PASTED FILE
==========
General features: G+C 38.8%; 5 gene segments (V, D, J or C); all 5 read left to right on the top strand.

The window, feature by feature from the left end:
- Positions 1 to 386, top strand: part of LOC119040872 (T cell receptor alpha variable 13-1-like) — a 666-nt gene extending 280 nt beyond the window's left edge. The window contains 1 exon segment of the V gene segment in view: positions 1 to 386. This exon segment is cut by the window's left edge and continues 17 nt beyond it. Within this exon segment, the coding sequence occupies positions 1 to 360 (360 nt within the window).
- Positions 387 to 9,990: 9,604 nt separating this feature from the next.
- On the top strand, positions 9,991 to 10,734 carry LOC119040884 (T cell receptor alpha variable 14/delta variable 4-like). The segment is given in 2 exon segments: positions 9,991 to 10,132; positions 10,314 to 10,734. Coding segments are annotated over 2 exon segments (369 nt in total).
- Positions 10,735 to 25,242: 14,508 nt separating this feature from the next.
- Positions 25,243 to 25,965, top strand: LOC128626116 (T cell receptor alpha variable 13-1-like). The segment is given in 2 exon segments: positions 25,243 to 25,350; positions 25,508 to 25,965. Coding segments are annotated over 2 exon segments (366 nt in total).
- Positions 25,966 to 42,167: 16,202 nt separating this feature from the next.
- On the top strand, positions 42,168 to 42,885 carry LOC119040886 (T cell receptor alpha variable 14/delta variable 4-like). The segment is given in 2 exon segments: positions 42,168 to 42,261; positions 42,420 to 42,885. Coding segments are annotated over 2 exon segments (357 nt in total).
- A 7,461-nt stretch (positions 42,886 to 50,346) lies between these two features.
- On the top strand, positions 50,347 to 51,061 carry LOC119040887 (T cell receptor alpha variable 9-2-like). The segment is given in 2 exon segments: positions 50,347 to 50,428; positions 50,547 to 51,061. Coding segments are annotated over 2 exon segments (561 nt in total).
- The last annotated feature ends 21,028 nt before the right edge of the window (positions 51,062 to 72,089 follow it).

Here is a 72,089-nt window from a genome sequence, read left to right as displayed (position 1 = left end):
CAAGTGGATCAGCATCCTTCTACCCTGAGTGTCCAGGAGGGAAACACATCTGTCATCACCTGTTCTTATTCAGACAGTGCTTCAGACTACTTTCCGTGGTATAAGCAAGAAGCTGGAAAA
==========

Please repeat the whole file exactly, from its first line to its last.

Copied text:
General features: G+C 38.8%; 5 gene segments (V, D, J or C); all 5 read left to right on the top strand.

The window, feature by feature from the left end:
- Positions 1 to 386, top strand: part of LOC119040872 (T cell receptor alpha variable 13-1-like) — a 666-nt gene extending 280 nt beyond the window's left edge. The window contains 1 exon segment of the V gene segment in view: positions 1 to 386. This exon segment is cut by the window's left edge and continues 17 nt beyond it. Within this exon segment, the coding sequence occupies positions 1 to 360 (360 nt within the window).
- Positions 387 to 9,990: 9,604 nt separating this feature from the next.
- On the top strand, positions 9,991 to 10,734 carry LOC119040884 (T cell receptor alpha variable 14/delta variable 4-like). The segment is given in 2 exon segments: positions 9,991 to 10,132; positions 10,314 to 10,734. Coding segments are annotated over 2 exon segments (369 nt in total).
- Positions 10,735 to 25,242: 14,508 nt separating this feature from the next.
- Positions 25,243 to 25,965, top strand: LOC128626116 (T cell receptor alpha variable 13-1-like). The segment is given in 2 exon segments: positions 25,243 to 25,350; positions 25,508 to 25,965. Coding segments are annotated over 2 exon segments (366 nt in total).
- Positions 25,966 to 42,167: 16,202 nt separating this feature from the next.
- On the top strand, positions 42,168 to 42,885 carry LOC119040886 (T cell receptor alpha variable 14/delta variable 4-like). The segment is given in 2 exon segments: positions 42,168 to 42,261; positions 42,420 to 42,885. Coding segments are annotated over 2 exon segments (357 nt in total).
- A 7,461-nt stretch (positions 42,886 to 50,346) lies between these two features.
- On the top strand, positions 50,347 to 51,061 carry LOC119040887 (T cell receptor alpha variable 9-2-like). The segment is given in 2 exon segments: positions 50,347 to 50,428; positions 50,547 to 51,061. Coding segments are annotated over 2 exon segments (561 nt in total).
- The last annotated feature ends 21,028 nt before the right edge of the window (positions 51,062 to 72,089 follow it).

Here is a 72,089-nt window from a genome sequence, read left to right as displayed (position 1 = left end):
CAAGTGGATCAGCATCCTTCTACCCTGAGTGTCCAGGAGGGAAACACATCTGTCATCACCTGTTCTTATTCAGACAGTGCTTCAGACTACTTTCCGTGGTATAAGCAAGAAGCTGGAAAA